"I'll begin, 'I remember it just like it was yesterday. I was teaching a night class at the time, and one evening when I walked in I saw that someone had written in bold letters on a chalkboard at the side of the room: 'Put the chairs back in rows!'" --Derrick Jensen, Walking on Water
This is one of the laugh-out-loud stories that Derrick Jensen (a writing teacher) shares in his book. The story goes that his class puts the chairs in a circle for class time, and he gets into a chalkboard war with a professor who wants the chairs in rows. Jensen wins, just in case you are wondering.
I was reminded of this story this morning, and this is what happened.
Yesterday was the first day of school. Sunday night I was not at all excited, but on Monday morning, I was much more excited. I went into my classroom and was slightly surprised to see that the tables and chairs had been arranged into what are sometimes called pods. Two tables pushed together with chairs around them. There were about 8 of these little groups all around the classroom.
I, personally, am a fan of the circle. It allows my students to see each other, which is helpful to participation, it allows them to interact with each other, rather than just me, and I can sit with them which helps me to see the cell phones they attempt to hide under the table. But I decided that for the first day, this arrangement would be ok. They were not in strict rows only facing the front, so there was more interaction already.
During the second class that I had yesterday, in the same classroom, I still left the tables in pods. When the students came in, I was pleased to see that I have several students from last semester (fortunately they have moved up to the next level). As we were chatting, one of the students commented that the arrangement was different.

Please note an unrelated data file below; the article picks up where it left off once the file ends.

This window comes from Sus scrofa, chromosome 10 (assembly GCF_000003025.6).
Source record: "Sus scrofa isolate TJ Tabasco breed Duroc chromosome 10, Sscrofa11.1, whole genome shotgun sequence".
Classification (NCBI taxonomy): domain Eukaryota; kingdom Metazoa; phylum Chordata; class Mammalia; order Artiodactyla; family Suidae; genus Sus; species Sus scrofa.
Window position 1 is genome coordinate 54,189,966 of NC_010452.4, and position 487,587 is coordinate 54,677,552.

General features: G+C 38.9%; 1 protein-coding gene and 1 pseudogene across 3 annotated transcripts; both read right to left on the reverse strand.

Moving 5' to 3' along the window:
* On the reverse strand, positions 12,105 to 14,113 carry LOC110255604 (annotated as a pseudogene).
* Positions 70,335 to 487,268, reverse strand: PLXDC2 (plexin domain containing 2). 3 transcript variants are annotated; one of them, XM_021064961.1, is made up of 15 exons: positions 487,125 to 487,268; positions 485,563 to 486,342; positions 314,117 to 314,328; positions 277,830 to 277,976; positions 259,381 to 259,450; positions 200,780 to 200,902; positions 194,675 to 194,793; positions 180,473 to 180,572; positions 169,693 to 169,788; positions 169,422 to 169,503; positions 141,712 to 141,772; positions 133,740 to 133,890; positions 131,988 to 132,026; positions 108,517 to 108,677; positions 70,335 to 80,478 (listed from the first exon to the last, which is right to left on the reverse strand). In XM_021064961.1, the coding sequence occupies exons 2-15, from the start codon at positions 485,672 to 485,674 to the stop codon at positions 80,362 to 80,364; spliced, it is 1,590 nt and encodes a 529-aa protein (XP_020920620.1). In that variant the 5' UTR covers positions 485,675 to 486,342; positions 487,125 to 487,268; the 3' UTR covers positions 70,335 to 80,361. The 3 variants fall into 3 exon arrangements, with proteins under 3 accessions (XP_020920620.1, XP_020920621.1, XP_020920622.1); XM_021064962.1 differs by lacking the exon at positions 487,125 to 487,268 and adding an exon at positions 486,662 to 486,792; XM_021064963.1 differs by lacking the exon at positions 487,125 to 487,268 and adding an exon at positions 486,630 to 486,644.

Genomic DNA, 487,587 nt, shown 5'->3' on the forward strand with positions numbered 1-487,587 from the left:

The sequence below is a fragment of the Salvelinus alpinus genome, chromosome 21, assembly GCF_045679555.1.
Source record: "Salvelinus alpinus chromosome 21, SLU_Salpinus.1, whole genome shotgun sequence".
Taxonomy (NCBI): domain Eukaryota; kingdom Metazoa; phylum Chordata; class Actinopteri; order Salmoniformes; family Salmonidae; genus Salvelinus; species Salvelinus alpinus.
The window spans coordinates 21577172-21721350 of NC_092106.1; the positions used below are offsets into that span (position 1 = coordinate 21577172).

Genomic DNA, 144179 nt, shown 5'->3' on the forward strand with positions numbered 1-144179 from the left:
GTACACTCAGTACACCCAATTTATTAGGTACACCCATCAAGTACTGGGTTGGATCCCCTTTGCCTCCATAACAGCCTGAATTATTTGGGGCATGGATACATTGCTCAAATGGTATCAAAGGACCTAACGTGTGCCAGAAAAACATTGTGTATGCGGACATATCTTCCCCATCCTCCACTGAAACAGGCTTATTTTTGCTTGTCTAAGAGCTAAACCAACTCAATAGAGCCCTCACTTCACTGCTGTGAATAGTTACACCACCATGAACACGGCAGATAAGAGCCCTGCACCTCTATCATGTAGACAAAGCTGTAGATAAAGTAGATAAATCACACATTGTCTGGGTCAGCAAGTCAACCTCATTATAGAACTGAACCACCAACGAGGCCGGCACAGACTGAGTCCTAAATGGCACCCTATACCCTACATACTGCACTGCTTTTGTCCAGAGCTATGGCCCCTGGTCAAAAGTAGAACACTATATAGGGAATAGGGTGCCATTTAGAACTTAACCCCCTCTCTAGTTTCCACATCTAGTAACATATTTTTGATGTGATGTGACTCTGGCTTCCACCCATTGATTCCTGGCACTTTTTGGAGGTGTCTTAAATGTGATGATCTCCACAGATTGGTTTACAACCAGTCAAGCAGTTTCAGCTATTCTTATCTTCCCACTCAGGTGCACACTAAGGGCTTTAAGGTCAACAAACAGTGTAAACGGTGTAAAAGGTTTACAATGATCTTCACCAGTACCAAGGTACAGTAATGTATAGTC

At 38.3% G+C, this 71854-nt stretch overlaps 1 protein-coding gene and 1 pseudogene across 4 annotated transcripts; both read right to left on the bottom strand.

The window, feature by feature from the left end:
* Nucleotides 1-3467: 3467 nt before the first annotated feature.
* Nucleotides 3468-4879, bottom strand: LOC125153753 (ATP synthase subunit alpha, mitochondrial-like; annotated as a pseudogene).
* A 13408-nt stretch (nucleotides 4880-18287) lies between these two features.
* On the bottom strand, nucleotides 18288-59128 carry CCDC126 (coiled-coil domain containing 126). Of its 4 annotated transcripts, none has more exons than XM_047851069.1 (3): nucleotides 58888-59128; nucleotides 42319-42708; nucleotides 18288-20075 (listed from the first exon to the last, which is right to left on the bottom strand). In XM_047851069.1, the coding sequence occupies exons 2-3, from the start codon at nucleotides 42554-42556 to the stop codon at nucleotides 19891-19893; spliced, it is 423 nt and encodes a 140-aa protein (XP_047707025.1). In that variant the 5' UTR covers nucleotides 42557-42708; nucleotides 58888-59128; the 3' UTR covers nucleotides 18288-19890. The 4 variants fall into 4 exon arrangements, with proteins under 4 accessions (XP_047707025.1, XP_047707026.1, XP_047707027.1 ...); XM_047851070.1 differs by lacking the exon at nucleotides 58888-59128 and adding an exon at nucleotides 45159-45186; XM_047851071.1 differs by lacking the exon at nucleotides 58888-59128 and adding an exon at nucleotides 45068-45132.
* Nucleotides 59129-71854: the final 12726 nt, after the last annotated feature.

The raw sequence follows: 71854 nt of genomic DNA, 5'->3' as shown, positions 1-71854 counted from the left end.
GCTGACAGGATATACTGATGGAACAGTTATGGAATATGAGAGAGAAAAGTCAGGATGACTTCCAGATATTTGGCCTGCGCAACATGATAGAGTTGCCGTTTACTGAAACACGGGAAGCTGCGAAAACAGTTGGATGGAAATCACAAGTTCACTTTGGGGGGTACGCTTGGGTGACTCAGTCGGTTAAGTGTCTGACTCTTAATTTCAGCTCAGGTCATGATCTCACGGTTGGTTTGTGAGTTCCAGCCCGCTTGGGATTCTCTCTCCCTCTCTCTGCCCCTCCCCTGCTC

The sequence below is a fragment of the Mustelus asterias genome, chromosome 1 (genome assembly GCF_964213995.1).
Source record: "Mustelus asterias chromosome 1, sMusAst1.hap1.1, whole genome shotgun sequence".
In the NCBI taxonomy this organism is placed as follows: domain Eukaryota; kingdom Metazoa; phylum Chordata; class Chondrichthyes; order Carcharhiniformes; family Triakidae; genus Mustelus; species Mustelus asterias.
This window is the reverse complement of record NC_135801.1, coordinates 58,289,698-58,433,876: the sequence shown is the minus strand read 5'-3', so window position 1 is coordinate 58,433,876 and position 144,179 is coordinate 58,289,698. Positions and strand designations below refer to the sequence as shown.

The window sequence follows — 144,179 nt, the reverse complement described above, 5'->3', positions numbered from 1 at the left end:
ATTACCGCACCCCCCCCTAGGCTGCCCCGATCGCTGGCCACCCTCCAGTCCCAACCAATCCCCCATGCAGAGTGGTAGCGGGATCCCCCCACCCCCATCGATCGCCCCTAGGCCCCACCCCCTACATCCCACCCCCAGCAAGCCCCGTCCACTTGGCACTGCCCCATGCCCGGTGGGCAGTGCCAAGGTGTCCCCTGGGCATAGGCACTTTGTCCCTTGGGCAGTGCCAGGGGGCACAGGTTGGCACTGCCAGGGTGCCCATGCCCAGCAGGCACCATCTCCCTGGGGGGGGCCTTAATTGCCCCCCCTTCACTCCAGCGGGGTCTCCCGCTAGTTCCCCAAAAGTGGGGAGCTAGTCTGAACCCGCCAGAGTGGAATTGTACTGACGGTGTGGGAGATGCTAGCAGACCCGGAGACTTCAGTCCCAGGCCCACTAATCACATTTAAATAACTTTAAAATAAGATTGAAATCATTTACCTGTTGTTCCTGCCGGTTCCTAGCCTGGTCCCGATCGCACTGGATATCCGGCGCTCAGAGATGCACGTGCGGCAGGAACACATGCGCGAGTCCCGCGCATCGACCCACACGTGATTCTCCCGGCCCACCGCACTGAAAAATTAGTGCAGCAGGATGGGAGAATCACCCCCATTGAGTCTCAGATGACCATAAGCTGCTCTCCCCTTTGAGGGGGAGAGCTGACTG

I responded, "Yeah, I'm not sure I'm digging it. What do you think?"
Most of them agreed that they liked the circle better.
When I arrived at work this morning, I had received an email, stating that I had clearly rearranged the furniture in AS 204, and would I please refrain from doing so in the future. Now, this email came from the facilities coordinator who works with all the maintenance and janitorial staff, and (like Derrick Jensen) I am inclined to respect that request because perhaps it is easier to vacuum if the tables are in rows. However, I was unjustly accused!
I responded: "Actually, I didn't rearrange the tables. They were arranged that way when I entered the classroom." And then to be extra polite, I asked, "How should they be arranged?"
And then I got a phone call (this always surprises me because my phone never rings). The facilities coordinator himself was calling to tell me how the tables should be arranged. In rows of course. Facing the front. "And do I understand this correctly? You didn't rearrange the tables?"
Dude, if I had rearranged, it would have been in a circle.
He's still working to solve the mystery of who rearranged the tables.
5 years ago